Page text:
Enterprise vs Seed Enterprise Investment Scheme - Explained
What are Enterprise Investment and Seed Investment Schemes?
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Table of ContentsIs there Any Difference Between Enterprise Investment Scheme (EIS) and Seed Enterprise Investment Scheme (SEIS)?Initial Income Tax ReliefCapital Gains Taxes and DefermentLoss ReliefInheritance Tax ReliefCarry BackRestrictions on Benefits of EIS and SEIS
Is there Any Difference Between Enterprise Investment Scheme (EIS) and Seed Enterprise Investment Scheme (SEIS)?
The Enterprise Investment Scheme (EIS) and Seed Enterprise Investment Scheme (SEIS) are equity funding incentive programs in England. They seek to incentivize investors to provide capital to small and startup businesses. The EIS aims to help unquoted trading companies (small, high-risk businesses) raise capital by offering tax relief to investors receiving shares in a qualified company. SEIS, similarly to EIS, provides tax incentives to investors to encourage seed investment in early stage, startup companies.
In this article we discuss the various similarities and differences between the two tax schemes.
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Initial Income Tax Relief
Investors in the EIS receive an initial income tax relief of 30% of the investment amount. The 30% tax relief can be claimed on investments up to £1,000,000 in one tax year for individuals or £2,000,000 for married couples. So, the maximum tax reduction in any one year of £300,000. Of course, the investor must have sufficient income tax liability for the deduction to count. The shares must be held for at least three years from the date of issue or the tax relief will be forfeited. People connected with the company are not eligible for Income Tax Relief on their shares. Also, there is no minimum investment through EIS in any one company in any one tax year.
The SEIS receives an initial income tax relief of 50% of the investment amount. The maximum amount of investment is £100,000 per tax year. The maximum amount that a singe company can raise is £150,000.
Capital Gains Taxes and Deferment
Both the SEIS and EIS are not subject to capital gains tax. For the EIS, the shares must be held for at least three years and the income tax relief must have been claimed on them. The EIS has a potentially unlimited and indefinitely deferral of an existing capital gains tax bill. Capital gains taxes are eligible for deferment when the gain is invested in shares of an EIS qualifying company. The gain can come from the sale of any assets. The investment in the EIS must take place between 12 months before and 36 months after the investment. It doesn’t matter if an individual is connected to the company. (Remember, an investor must be unconnected for income tax relief.)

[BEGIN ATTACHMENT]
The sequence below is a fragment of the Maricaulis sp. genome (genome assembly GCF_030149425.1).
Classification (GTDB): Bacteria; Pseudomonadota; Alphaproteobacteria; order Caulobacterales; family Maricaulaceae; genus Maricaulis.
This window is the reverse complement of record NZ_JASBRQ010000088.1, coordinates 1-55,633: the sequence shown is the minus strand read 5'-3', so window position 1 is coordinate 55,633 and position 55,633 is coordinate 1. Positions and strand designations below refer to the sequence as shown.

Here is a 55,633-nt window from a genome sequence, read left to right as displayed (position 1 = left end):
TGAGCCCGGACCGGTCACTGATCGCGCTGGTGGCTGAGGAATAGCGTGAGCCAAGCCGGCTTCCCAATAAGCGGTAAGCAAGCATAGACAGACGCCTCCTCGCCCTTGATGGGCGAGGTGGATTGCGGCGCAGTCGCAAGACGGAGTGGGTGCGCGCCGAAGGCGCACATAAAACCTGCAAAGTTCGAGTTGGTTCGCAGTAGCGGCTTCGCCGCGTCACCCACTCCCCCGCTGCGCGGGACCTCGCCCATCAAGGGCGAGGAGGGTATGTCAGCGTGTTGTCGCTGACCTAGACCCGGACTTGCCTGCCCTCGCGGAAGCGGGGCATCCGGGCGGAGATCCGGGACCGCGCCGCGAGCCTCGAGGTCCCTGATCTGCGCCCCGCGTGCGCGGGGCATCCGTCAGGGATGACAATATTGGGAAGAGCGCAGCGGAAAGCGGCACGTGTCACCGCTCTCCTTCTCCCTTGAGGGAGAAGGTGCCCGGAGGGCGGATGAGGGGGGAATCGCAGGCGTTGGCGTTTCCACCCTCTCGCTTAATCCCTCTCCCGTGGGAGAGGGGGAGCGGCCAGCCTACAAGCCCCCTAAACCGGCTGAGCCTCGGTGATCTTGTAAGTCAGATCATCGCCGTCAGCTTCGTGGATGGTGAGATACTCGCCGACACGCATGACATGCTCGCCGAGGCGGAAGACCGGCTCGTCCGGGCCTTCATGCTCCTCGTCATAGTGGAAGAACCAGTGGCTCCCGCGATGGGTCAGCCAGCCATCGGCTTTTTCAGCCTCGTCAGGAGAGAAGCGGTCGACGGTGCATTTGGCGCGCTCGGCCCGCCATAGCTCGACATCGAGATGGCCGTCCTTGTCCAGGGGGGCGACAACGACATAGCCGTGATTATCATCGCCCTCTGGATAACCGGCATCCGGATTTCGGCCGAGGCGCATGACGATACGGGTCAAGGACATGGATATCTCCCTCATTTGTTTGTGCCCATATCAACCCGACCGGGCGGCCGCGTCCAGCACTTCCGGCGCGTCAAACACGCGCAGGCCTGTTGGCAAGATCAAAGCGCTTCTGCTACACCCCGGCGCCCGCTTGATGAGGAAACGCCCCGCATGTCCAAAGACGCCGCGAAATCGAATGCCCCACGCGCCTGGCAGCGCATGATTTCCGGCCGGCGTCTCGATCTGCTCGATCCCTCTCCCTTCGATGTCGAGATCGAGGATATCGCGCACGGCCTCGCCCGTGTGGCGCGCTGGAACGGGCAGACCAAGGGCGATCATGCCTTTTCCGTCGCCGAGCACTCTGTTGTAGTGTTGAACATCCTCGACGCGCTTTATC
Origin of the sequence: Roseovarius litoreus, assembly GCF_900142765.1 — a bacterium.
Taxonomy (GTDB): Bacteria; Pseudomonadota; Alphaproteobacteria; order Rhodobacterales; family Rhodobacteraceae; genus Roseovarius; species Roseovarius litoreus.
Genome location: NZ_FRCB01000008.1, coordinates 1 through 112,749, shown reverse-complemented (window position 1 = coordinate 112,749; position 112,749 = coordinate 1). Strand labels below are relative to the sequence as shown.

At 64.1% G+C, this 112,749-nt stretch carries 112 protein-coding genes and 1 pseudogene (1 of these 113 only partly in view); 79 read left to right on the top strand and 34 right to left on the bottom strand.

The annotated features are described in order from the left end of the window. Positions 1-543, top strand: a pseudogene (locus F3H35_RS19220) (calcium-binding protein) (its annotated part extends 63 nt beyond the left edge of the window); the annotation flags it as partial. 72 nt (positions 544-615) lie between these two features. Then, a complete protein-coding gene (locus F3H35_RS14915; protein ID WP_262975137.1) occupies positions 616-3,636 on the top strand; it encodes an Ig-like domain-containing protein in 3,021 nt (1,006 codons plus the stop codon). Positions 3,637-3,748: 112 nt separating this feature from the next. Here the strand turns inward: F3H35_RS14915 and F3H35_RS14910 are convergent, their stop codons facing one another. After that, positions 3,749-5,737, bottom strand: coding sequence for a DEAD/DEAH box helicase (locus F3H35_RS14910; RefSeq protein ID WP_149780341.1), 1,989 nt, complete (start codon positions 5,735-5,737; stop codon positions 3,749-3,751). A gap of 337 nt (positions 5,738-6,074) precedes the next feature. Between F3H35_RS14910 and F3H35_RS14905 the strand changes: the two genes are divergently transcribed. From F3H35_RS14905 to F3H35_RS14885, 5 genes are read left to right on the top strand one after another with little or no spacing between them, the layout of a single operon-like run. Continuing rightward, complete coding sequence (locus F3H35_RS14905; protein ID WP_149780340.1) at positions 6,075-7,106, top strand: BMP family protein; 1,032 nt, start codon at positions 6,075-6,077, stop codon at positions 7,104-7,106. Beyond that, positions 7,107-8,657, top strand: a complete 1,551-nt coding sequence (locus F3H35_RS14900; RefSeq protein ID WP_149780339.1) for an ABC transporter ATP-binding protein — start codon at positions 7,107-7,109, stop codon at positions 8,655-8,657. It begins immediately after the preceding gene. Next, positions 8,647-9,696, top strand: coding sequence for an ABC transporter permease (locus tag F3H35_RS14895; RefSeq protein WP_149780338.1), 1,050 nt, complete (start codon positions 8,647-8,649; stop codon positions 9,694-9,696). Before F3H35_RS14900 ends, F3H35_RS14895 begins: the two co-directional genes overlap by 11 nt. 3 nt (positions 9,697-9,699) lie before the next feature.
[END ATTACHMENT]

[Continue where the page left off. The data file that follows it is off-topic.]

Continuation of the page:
The SEIS reinvestment rules are slightly different, allowing a permanent capital gains exemption for 50 per cent of the investment. Also, chargeable gains made in the 12 months before or three years after the investment are eligible for reinvestment relief. Like the EIS, the exemption is disallowed if the SEIS shares are sold or transferred within three years of issue, or the investor receives value from the SEIS company during the period 12 months before and three years after the issue of the SEIS shares.
The EIS and SEIS provide loss relief. If EIS shares are disposed of at a loss, the investor can elect that the amount of the loss (less any income tax relief taken) offset any income during the year in which they were disposed or of the previous year. With the EIS, there is a maximum exposure of 38.5 pence on the pound for a 45% income tax payer. With the SEIS, there is a maximum exposure of 27.5 pence on the pound for a 45% income tax payer.
Inheritance Tax Relief
Dos the EIS and SEIS provide a potential inheritance tax relief. The potential savings in both schemes is 40 pence on the pound.
For the EIS and SEIS, there is a 'carry back' provision. This allows the all or part of the cost of shares acquired in one tax year to be treated as if the shares were acquired in the preceding tax year. This provides relief from income tax liability in the preceding year. Of course, the maximum investment limits still apply.
Restrictions on Benefits of EIS and SEIS
EIS investors must meet the following criteria:
• An investor can invest up to £1,000,000 in any tax year
• An investor must meet a wealth threshold and be financially sophisticated.
• As previously discussed, the investor must keep their capital in the scheme for a minimum of three years following the investment.
• The investor cannot be connected with the company (30% of voting shares within 2 years before and 3 years after the investment; partners, employees, associates, etc.).
SEIS investors must meet the following criteria:
• The tax benefits are only available to recently incorporated businesses.
• An investor cannot be an employee but can be a director of the company.
• An investor cannot hold more than a 30% stake in the company.
• The business cannot have more than 25 employees or gross assets of more than £200,000.
• The maximum amount to be raised for each company is £150,000.
Both the EIS and Seed EIS is equity only.